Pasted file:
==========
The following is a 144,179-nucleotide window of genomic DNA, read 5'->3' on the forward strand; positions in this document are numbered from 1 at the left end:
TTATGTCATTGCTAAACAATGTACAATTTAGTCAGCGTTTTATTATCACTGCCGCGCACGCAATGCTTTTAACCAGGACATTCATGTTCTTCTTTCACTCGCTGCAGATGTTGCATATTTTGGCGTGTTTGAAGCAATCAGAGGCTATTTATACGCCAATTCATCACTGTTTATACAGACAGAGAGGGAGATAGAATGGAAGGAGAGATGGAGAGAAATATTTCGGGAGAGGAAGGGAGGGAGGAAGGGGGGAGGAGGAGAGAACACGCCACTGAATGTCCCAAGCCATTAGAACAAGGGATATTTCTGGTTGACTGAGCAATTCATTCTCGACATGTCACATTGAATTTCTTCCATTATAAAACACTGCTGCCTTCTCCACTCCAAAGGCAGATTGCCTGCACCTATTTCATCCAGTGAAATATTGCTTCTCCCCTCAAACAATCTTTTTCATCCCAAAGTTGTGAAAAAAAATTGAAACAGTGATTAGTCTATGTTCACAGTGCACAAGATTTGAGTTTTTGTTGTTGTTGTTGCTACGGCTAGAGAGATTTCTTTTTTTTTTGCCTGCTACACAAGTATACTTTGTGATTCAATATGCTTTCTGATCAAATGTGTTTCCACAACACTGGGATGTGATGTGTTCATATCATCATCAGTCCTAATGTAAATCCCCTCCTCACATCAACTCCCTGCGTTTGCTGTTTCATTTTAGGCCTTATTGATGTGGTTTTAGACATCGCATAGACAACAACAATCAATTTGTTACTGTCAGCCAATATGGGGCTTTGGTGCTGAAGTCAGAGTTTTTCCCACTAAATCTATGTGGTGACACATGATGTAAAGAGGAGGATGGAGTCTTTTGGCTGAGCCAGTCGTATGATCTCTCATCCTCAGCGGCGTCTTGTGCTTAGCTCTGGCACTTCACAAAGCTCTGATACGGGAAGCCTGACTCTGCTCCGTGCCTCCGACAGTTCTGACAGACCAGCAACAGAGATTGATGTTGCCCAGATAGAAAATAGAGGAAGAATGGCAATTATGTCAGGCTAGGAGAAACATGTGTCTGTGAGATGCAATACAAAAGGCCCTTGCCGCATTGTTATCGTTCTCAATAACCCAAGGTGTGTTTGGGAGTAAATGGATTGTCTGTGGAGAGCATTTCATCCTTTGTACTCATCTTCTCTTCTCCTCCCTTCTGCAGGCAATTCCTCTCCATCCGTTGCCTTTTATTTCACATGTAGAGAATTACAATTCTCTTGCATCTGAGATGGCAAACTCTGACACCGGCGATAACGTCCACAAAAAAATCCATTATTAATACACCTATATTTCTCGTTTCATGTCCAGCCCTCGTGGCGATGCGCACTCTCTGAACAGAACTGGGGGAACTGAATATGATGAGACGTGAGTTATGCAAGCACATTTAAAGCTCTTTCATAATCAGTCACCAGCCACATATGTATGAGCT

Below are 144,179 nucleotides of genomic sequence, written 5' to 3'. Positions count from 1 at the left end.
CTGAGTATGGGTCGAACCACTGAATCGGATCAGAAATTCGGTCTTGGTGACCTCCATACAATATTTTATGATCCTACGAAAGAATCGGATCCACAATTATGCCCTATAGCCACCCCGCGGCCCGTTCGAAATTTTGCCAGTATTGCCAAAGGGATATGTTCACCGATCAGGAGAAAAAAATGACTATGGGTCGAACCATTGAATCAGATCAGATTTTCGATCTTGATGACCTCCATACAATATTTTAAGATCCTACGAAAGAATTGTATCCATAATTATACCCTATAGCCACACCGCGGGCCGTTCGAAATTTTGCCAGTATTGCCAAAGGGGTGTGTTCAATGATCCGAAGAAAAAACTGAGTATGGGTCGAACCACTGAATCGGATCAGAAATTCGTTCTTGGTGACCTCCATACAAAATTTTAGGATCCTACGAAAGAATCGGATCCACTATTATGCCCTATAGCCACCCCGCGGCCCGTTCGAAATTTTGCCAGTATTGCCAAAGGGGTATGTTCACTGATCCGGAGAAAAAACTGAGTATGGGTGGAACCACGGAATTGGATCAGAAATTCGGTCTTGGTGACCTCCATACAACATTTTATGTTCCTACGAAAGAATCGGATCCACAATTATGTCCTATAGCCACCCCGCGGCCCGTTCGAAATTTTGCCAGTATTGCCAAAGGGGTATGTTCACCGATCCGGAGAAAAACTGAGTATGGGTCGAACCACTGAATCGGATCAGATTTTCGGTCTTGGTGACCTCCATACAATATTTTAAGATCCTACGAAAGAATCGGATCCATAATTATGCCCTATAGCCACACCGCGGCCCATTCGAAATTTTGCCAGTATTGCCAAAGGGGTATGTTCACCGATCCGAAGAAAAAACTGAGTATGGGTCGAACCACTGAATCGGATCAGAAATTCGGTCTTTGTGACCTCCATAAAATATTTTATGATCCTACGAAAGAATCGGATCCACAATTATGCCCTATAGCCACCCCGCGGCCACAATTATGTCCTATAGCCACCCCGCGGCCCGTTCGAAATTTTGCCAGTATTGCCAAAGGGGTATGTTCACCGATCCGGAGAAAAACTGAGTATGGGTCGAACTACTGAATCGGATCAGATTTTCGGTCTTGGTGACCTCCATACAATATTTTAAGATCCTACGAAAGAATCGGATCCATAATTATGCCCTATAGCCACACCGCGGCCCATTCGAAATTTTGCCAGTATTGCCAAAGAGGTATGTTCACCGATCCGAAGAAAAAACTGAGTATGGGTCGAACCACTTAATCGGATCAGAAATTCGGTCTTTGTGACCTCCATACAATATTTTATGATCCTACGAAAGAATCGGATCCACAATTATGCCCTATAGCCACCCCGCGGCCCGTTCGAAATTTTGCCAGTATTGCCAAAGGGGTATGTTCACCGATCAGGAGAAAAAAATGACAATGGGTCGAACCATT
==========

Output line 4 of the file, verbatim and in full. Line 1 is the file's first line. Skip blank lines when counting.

CTGAGTATGGGTCGAACCACTGAATCGGATCAGAAATTCGGTCTTGGTGACCTCCATACAATATTTTATGATCCTACGAAAGAATCGGATCCACAATTATGCCCTATAGCCACCCCGCGGCCCGTTCGAAATTTTGCCAGTATTGCCAAAGGGATATGTTCACCGATCAGGAGAAAAAAATGACTATGGGTCGAACCATTGAATCAGATCAGATTTTCGATCTTGATGACCTCCATACAATATTTTAAGATCCTACGAAAGAATTGTATCCATAATTATACCCTATAGCCACACCGCGGGCCGTTCGAAATTTTGCCAGTATTGCCAAAGGGGTGTGTTCAATGATCCGAAGAAAAAACTGAGTATGGGTCGAACCACTGAATCGGATCAGAAATTCGTTCTTGGTGACCTCCATACAAAATTTTAGGATCCTACGAAAGAATCGGATCCACTATTATGCCCTATAGCCACCCCGCGGCCCGTTCGAAATTTTGCCAGTATTGCCAAAGGGGTATGTTCACTGATCCGGAGAAAAAACTGAGTATGGGTGGAACCACGGAATTGGATCAGAAATTCGGTCTTGGTGACCTCCATACAACATTTTATGTTCCTACGAAAGAATCGGATCCACAATTATGTCCTATAGCCACCCCGCGGCCCGTTCGAAATTTTGCCAGTATTGCCAAAGGGGTATGTTCACCGATCCGGAGAAAAACTGAGTATGGGTCGAACCACTGAATCGGATCAGATTTTCGGTCTTGGTGACCTCCATACAATATTTTAAGATCCTACGAAAGAATCGGATCCATAATTATGCCCTATAGCCACACCGCGGCCCATTCGAAATTTTGCCAGTATTGCCAAAGGGGTATGTTCACCGATCCGAAGAAAAAACTGAGTATGGGTCGAACCACTGAATCGGATCAGAAATTCGGTCTTTGTGACCTCCATAAAATATTTTATGATCCTACGAAAGAATCGGATCCACAATTATGCCCTATAGCCACCCCGCGGCCACAATTATGTCCTATAGCCACCCCGCGGCCCGTTCGAAATTTTGCCAGTATTGCCAAAGGGGTATGTTCACCGATCCGGAGAAAAACTGAGTATGGGTCGAACTACTGAATCGGATCAGATTTTCGGTCTTGGTGACCTCCATACAATATTTTAAGATCCTACGAAAGAATCGGATCCATAATTATGCCCTATAGCCACACCGCGGCCCATTCGAAATTTTGCCAGTATTGCCAAAGAGGTATGTTCACCGATCCGAAGAAAAAACTGAGTATGGGTCGAACCACTTAATCGGATCAGAAATTCGGTCTTTGTGACCTCCATACAATATTTTATGATCCTACGAAAGAATCGGATCCACAATTATGCCCTATAGCCACCCCGCGGCCCGTTCGAAATTTTGCCAGTATTGCCAAAGGGGTATGTTCACCGATCAGGAGAAAAAAATGACAATGGGTCGAACCATT